Chocolate, is it really devil's food?

For years chocolate has had the reputation for being a "guilty indulgence" - something with a distinctive and tempting flavour that was resistedby health-conscious individuals. This reputation can be seen in the factthat chocolate cake is called "devil's food."
Chocolate was viewed as an unhealthy ingredient for several reasons. Itwas usually associated with fat and refined sugar. It also contains caffeine.And it has been blamed for contributing to a variety of problems, from acneto heart disease and from colic to obesity.
Much of chocolate's bad reputation is undeserved. For example, the linkbetween chocolate and disorders such as obesity and heart disease is notthe fault of chocolate itself but rather all the high-fat, high-cholesterolbutter and cream that is used in chocolate candies and baked goods.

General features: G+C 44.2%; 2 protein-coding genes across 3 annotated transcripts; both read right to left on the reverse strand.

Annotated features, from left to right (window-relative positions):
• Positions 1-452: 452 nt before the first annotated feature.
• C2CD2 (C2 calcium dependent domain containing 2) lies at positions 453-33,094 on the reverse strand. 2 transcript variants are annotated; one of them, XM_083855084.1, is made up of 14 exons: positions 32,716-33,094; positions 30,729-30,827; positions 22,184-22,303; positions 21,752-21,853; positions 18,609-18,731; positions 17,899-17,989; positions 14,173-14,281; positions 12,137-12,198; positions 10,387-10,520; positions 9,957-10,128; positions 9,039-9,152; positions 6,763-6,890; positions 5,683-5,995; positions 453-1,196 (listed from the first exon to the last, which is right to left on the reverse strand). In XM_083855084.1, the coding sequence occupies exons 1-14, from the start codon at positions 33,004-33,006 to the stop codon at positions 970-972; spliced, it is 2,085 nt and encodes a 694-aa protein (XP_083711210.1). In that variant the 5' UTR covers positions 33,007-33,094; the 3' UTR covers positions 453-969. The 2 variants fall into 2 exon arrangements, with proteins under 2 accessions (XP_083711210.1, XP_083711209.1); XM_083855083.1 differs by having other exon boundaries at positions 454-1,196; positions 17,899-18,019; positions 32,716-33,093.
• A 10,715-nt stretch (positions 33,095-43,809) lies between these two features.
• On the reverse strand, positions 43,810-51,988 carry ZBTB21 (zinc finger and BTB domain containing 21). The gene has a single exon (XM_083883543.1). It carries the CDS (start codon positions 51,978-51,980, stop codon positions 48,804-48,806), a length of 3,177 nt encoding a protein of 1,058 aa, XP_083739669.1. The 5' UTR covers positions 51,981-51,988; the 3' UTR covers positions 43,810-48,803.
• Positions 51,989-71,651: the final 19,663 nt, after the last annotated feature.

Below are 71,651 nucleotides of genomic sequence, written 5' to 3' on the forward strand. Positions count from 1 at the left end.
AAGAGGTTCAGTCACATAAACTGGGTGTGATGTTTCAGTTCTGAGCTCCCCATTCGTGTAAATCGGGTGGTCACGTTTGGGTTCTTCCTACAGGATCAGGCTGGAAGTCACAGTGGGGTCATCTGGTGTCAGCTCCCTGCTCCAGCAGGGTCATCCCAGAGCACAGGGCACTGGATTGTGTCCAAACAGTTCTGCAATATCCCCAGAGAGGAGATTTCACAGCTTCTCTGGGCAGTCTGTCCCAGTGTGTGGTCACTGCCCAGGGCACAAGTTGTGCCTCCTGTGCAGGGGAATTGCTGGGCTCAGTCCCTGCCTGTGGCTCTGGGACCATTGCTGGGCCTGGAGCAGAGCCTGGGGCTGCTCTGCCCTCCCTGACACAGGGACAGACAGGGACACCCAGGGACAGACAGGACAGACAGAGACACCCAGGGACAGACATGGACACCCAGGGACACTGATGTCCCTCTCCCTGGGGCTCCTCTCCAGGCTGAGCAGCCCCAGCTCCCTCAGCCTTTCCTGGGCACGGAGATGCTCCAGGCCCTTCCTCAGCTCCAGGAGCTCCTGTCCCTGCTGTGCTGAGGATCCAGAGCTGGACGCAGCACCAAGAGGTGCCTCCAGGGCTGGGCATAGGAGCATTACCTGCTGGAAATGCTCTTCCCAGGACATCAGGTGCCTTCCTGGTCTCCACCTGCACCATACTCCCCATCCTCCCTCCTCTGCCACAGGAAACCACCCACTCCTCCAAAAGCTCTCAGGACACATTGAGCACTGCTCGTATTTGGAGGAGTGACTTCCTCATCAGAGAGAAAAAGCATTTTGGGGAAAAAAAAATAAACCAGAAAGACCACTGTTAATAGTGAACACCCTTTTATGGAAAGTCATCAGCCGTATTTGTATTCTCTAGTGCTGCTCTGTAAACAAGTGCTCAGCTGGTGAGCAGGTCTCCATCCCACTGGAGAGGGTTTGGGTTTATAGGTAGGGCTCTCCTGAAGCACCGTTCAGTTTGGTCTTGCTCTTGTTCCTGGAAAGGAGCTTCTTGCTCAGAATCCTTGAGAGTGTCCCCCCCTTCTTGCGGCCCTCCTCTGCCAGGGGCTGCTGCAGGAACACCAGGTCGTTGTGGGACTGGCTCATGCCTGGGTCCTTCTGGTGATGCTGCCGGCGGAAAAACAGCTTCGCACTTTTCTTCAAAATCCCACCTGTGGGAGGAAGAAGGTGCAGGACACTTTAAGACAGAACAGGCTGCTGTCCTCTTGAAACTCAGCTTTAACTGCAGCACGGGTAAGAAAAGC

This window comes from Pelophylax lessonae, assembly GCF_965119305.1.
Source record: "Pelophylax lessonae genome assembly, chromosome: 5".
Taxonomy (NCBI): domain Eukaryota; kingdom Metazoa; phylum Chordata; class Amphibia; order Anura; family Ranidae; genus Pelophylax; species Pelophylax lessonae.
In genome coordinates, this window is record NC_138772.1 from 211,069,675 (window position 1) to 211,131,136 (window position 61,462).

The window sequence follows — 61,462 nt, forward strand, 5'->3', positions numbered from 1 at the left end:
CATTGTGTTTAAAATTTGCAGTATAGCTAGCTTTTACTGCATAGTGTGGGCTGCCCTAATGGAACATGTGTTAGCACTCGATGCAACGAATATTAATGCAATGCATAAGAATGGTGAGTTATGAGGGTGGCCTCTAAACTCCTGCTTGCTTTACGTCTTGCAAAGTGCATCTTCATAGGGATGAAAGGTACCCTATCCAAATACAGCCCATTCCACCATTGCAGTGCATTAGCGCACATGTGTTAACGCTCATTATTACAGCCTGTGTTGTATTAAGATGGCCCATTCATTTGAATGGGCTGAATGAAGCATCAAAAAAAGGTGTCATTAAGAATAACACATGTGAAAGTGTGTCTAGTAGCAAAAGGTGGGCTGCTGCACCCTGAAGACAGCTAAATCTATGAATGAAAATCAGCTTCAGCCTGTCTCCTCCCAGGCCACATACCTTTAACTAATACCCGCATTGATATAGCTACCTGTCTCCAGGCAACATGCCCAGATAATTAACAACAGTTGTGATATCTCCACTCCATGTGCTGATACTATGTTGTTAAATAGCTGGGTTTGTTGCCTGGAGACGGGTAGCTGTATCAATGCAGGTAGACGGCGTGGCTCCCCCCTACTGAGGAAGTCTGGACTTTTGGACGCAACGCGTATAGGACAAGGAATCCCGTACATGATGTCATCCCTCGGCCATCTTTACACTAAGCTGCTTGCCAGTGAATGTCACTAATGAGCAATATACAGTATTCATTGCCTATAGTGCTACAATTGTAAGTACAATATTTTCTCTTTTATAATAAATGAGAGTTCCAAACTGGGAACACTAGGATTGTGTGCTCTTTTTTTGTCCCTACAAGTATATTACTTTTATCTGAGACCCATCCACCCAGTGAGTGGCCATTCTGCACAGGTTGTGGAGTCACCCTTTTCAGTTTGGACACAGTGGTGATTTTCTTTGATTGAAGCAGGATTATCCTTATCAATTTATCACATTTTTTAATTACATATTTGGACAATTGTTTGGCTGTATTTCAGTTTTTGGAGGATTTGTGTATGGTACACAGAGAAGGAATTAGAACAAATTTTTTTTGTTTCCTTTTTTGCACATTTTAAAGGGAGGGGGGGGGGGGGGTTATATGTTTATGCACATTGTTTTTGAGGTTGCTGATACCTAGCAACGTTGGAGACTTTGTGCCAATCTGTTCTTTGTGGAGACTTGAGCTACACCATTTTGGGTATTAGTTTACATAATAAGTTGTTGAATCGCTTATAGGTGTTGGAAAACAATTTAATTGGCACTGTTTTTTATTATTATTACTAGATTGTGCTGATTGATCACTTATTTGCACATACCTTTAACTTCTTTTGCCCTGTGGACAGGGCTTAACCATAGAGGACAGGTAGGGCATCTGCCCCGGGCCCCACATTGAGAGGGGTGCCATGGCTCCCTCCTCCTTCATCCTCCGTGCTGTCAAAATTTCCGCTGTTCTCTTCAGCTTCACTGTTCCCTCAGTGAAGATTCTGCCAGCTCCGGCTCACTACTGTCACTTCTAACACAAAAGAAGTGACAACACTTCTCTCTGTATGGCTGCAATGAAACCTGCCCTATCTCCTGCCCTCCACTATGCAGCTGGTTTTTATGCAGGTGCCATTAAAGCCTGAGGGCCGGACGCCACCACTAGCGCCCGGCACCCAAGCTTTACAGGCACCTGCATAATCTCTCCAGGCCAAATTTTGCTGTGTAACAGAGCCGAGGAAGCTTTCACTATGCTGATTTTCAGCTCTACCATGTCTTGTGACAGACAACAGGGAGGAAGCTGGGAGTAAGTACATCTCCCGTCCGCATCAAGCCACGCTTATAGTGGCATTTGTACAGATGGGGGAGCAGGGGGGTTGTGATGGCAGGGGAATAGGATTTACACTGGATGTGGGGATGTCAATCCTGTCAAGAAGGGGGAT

The other main nutritional concern with chocolate is its caffeine content.Caffeine is a powerful stimulant that can cause insomnia, irritability andsometimes anxiety attacks. However, chocolate and cocoa contain only a smallamount of caffeine. For example, a cup of coffee contains 5 to 10 timesas much caffeine as a cup of cocoa. A person would have to consume 40 cupsof hot chocolate a day to run any real medical risk.
Surprisingly, cocoa has actually been used for centuries as an herbal medicine.Central Americans have used cocoa to treat fevers, coughs and discomfortassociated with pregnancy.
And there is evidence that suggests cocoa can be a digestive aid that boostsblood flow to the heart, and can help anyone with chest congestion to breatheeasier. The one thing not in dispute is the unique and appealing taste thatchocolate possesses. There is really nothing quite like it.
Abundance, California Vegetarian Association, Sept/Oct 1994